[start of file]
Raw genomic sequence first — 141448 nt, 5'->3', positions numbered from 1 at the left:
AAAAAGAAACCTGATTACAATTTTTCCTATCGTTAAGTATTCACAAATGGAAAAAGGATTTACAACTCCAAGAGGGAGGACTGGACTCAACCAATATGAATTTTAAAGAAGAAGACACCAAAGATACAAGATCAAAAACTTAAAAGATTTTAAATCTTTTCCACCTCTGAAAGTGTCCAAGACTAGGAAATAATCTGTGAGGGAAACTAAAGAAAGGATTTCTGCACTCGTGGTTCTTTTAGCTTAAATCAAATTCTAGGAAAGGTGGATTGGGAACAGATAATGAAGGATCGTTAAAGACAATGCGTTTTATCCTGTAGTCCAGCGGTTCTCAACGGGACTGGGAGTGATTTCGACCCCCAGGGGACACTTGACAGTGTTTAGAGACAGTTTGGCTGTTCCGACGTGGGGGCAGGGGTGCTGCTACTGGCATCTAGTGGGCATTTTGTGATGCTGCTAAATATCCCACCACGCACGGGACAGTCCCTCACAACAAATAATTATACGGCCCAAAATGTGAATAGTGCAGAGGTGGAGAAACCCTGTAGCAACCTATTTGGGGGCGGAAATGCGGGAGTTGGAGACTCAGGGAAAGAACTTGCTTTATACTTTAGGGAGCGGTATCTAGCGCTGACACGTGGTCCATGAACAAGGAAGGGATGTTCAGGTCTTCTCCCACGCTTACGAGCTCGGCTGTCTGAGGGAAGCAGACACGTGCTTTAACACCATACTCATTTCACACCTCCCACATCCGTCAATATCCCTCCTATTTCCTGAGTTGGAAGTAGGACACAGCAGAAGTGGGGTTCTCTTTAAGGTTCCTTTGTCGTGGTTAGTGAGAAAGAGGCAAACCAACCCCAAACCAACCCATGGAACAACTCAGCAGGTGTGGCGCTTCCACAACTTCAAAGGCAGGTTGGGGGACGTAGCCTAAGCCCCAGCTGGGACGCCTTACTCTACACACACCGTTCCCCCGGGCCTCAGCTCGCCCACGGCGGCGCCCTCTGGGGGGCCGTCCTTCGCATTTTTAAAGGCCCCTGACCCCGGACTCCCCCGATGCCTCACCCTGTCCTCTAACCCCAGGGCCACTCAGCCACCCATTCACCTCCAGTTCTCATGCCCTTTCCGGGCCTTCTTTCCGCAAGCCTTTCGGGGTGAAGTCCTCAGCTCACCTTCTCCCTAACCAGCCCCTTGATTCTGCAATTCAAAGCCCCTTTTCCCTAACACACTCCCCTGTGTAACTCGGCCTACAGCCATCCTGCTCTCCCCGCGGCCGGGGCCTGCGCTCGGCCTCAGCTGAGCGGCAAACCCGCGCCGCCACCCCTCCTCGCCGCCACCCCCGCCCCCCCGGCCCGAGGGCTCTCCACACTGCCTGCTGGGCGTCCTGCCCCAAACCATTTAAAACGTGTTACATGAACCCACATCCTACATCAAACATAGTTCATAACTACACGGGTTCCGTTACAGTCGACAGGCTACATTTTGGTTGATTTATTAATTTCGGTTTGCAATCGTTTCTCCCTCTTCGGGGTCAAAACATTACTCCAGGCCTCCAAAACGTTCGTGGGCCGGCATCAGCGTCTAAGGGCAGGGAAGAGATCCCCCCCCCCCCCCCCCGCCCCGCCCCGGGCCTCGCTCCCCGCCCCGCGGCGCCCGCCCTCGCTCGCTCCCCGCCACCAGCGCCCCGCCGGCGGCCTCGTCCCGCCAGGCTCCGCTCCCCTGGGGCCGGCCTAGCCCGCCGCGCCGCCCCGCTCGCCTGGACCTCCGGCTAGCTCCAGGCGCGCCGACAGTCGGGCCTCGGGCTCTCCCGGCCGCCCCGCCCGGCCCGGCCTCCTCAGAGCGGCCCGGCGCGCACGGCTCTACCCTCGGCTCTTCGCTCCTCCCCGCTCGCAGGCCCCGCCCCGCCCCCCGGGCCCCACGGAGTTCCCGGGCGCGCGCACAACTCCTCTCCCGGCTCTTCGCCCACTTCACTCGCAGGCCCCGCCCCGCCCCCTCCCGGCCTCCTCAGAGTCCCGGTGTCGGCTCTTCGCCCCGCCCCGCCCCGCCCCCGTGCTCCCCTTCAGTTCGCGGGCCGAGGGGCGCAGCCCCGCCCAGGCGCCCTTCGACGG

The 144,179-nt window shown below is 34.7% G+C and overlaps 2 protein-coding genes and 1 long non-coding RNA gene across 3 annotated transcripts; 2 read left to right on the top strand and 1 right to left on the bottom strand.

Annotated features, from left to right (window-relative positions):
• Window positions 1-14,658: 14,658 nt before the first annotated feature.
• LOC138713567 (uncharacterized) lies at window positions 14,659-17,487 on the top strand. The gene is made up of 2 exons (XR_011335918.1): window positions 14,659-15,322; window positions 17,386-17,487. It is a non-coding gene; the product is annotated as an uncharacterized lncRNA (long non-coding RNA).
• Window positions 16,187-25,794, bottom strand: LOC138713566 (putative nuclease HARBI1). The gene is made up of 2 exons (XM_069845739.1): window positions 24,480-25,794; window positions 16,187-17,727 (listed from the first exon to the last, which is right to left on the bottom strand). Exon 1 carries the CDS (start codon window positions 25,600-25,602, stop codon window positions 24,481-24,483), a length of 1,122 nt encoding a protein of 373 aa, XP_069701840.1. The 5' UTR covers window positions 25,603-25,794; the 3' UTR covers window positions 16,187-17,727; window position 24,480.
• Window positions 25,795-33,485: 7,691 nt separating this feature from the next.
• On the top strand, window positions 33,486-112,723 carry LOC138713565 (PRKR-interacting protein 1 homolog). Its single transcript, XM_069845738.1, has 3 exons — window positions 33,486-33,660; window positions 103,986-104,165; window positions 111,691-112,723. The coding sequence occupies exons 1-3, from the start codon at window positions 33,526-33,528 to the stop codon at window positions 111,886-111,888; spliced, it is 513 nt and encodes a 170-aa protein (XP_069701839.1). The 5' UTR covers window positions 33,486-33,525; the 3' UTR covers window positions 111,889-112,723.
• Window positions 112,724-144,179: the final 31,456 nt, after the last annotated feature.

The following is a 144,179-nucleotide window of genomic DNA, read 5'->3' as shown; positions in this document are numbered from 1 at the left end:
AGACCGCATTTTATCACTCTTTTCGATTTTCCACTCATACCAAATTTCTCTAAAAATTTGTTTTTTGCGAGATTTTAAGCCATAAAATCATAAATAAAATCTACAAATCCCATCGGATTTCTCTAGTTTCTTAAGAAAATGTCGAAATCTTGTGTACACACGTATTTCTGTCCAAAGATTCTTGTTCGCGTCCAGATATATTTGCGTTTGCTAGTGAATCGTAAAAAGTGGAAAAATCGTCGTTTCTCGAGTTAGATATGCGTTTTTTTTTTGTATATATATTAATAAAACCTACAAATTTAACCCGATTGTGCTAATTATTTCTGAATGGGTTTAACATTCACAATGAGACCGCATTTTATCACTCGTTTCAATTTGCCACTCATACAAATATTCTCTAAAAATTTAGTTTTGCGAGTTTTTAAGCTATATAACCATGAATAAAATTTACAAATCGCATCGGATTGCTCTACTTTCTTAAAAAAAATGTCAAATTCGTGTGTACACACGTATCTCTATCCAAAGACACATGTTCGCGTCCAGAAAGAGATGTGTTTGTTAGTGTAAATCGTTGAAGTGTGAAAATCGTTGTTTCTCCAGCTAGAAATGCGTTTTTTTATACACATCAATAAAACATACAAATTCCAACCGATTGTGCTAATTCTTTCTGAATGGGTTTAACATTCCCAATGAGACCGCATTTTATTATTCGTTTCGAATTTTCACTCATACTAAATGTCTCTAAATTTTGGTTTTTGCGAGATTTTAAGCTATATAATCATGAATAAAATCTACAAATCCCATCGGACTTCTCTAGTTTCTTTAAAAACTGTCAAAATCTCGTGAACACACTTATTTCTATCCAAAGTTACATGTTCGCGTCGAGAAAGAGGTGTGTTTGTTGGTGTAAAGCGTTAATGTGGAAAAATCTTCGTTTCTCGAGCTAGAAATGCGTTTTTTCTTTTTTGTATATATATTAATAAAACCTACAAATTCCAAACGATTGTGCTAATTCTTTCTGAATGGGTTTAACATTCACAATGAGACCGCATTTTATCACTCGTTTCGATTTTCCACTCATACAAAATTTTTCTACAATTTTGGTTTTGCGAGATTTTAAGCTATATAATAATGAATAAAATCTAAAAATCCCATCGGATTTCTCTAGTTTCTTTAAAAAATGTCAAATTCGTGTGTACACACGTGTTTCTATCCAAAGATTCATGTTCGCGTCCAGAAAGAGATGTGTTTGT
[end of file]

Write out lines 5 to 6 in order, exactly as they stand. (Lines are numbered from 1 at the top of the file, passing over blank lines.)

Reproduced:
• Window positions 1-14,658: 14,658 nt before the first annotated feature.
• LOC138713567 (uncharacterized) lies at window positions 14,659-17,487 on the top strand. The gene is made up of 2 exons (XR_011335918.1): window positions 14,659-15,322; window positions 17,386-17,487. It is a non-coding gene; the product is annotated as an uncharacterized lncRNA (long non-coding RNA).